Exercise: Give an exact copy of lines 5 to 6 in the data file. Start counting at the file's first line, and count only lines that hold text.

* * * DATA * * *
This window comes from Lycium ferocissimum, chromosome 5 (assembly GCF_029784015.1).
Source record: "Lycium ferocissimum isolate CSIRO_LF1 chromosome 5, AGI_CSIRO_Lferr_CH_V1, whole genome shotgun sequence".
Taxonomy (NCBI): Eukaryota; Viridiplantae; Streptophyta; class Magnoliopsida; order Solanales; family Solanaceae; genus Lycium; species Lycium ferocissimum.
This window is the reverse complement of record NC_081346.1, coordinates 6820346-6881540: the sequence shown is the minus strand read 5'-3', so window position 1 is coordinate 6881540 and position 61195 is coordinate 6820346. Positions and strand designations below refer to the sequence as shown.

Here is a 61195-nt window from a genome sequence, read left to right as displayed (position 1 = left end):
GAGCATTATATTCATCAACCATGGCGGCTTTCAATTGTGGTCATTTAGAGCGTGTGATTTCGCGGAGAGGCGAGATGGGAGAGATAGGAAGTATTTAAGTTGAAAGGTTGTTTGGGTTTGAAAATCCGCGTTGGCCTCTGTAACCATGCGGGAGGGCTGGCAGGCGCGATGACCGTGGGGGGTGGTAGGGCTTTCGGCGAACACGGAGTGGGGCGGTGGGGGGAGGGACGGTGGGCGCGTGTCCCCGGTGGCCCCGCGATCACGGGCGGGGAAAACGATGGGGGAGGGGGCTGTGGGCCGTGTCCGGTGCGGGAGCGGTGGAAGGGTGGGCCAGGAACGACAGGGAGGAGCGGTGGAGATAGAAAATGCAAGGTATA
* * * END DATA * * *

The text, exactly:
Here is a 61195-nt window from a genome sequence, read left to right as displayed (position 1 = left end):
GAGCATTATATTCATCAACCATGGCGGCTTTCAATTGTGGTCATTTAGAGCGTGTGATTTCGCGGAGAGGCGAGATGGGAGAGATAGGAAGTATTTAAGTTGAAAGGTTGTTTGGGTTTGAAAATCCGCGTTGGCCTCTGTAACCATGCGGGAGGGCTGGCAGGCGCGATGACCGTGGGGGGTGGTAGGGCTTTCGGCGAACACGGAGTGGGGCGGTGGGGGGAGGGACGGTGGGCGCGTGTCCCCGGTGGCCCCGCGATCACGGGCGGGGAAAACGATGGGGGAGGGGGCTGTGGGCCGTGTCCGGTGCGGGAGCGGTGGAAGGGTGGGCCAGGAACGACAGGGAGGAGCGGTGGAGATAGAAAATGCAAGGTATA